Sunday, June 3, 2012

711 Ocean Drive
(Columbia Pictures, 1950)

Edmond O'Brien's smug protagonist assumes he's in control.

Expose of the $8,000,000,000 gambling syndicate and its hoodlum empire!

Just the Facts

In another of the everyman roles in which he excelled, noir stalwart Edmond O’Brien plays Mal Granger, an underpaid Los Angeles telephone company technician with an expensive gambling habit. When his bookie, Chippie (Sammy White), tips Mal that his electronics expertise could put him on intimate terms with serious money, Mal takes the bait like a hungry grouper. Chippie promptly introduces him to Vince Walters (Barry Kelly), owner of a wire service that furnishes local bookmakers with up-to-the-minute race results surreptitiously garnered from the city’s racetracks. To grow his business, Walters needs a way to make his information instantly accessible statewide. Mal makes it happen by using relay amplifiers, and soon runs Walters’ daily take up to staggering levels. 
Although he’s making enough money to quit his regular job and romance Walters’ assistant, Trudy (Dorothy Patrick), Mal wants a piece of the action, and eventually forces Walters into a partnership by threatening to take his equipment to a competitive wire service. Mal’s burgeoning bank account, however, is counterpointed by his increasing moral bankruptcy: He enjoys Trudy’s sexual favors without committing to a long-term relationship, and emulates Walters’ callousness toward the bookies who use the latter’s check-cashing service and fall behind on their interest payments. One of these schnooks, pushed to the breaking point when Walters threatens his family, promptly shoots him dead, making Mal the man in charge.

The syndicate boys have other ideas.

Mal’s success, however, has attracted the attention Lt. Wright of the Gangster Squad (Howard St. John), as well as Carl Stephans (Otto Kruger), head of the national crime syndicate in Chicago, who tells his subordinates, “I’ve always thought we should do something about the Pacific Coast. You know, it’s ridiculous that this syndicate has never gone past Kansas City.” Stephans dispatches his number two, Larry Mason, to bring Mal into the fold, implicitly suggesting that Mason utilize his unfaithful wife, Gail (Joanne Dru), as sex bait. Mal rebuffs Mason’s initial overture, but after laying eyes — and, in short order, hands — on Gail, allows himself to be co-opted. Things are hunky dory until Mason tires of being cuckolded and beats Gail badly enough to send her to hospital. To make matters worse, Mal discovers that the syndicate isn’t giving him his full cut.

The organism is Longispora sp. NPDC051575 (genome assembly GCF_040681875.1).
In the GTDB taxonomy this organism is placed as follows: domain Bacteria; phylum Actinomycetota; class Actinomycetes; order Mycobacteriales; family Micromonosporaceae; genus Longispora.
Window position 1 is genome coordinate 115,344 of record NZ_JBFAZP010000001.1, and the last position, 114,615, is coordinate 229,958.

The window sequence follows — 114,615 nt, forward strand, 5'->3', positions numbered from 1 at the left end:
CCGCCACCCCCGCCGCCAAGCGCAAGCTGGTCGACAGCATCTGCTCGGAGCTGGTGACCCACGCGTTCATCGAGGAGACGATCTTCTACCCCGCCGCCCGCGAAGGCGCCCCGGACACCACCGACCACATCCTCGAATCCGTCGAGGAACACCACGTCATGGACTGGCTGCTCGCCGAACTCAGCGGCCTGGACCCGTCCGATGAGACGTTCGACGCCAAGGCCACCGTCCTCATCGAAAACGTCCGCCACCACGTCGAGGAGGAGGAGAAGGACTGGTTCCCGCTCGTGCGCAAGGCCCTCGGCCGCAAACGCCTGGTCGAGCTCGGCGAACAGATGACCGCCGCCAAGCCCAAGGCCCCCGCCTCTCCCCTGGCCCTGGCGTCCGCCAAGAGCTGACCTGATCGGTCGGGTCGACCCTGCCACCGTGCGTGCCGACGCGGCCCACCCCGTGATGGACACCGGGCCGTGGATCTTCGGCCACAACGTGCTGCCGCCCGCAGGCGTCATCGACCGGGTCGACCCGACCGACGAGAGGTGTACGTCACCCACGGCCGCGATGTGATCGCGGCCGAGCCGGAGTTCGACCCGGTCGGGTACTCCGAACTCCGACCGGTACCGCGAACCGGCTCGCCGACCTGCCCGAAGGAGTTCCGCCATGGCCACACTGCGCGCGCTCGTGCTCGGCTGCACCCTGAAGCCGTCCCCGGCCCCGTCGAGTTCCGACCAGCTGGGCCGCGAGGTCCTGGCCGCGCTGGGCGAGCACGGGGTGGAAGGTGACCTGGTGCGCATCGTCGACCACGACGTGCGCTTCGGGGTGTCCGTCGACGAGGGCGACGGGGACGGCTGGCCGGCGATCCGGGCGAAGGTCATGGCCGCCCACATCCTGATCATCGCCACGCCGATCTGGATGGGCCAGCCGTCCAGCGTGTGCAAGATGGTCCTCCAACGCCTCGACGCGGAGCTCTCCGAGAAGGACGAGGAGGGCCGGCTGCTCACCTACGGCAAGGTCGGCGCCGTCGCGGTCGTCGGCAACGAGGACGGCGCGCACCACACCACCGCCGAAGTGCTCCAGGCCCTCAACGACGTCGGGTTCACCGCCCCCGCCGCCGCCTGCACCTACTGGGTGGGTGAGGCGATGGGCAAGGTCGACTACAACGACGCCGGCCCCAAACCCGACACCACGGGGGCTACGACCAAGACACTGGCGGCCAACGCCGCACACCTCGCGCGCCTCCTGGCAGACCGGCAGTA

In a sign of just how far he’s gone from law-abiding citizen to budding gangster, he hires an out-of-town killer to whack Mason. When said hit man tries a little blackmail, Mal resorts to vehicular manslaughter. Sensing that his nascent empire is about to come crashing down, Mal uses his technical savvy to swindle the mob at the Las Vegas racetrack of a quarter of a million bucks. He and Gail then try to flee to Arizona via what was then known as Boulder Dam, only to run smack into a police roadblock. In a terrific sequence, they descend into the dam with a tour group as the cops pursue them through the labyrinthine interior. The film culminates with Mal climbing an endless ladder to the top of the dam — an obvious if apt metaphor for his unbridled ambition — only to emerge from darkness into the light of fierce retribution.

Love for sale.

Summary Judgment
As much morality tale as crime procedural, 711 Ocean Drive is primarily concerned with the latent corruption within us all, and how little it takes to prod it to the surface. All of the main characters compromise to some extent their personal and/or professional ethics for money, sex or power. Mal, of course, goes for the trifecta. It’s a tribute to O’Brien’s skillful, subtle performance that we believe in Mal’s rapid character transformation. As a working stiff, he’s warm, decent and generous, even loaning twenty bucks to a needy co-worker. But once he sees how the other half lives, he becomes abrasive, greedy and callous. The film’s unspoken message seems to be that success is there for the taking, if one ignores accepted conventions of behavior and morality. 

The other characters aren’t much better. Chippie relinquishes his independence to ally himself with the up-and-coming Mal, only to become little more than a hanger-on. Larry Mason cynically uses his wife to advance the mob’s interests. Gail Mason is an alcoholic and a compulsive bed-hopper who ditches her rat of a husband for the sleeker, more exciting rat who calls himself Mal Granger. Her moral turpitude is such that she stays with Mal even after learning that he’s guilty of arranging Larry’s murder. Everybody pretty much gets what’s coming to them.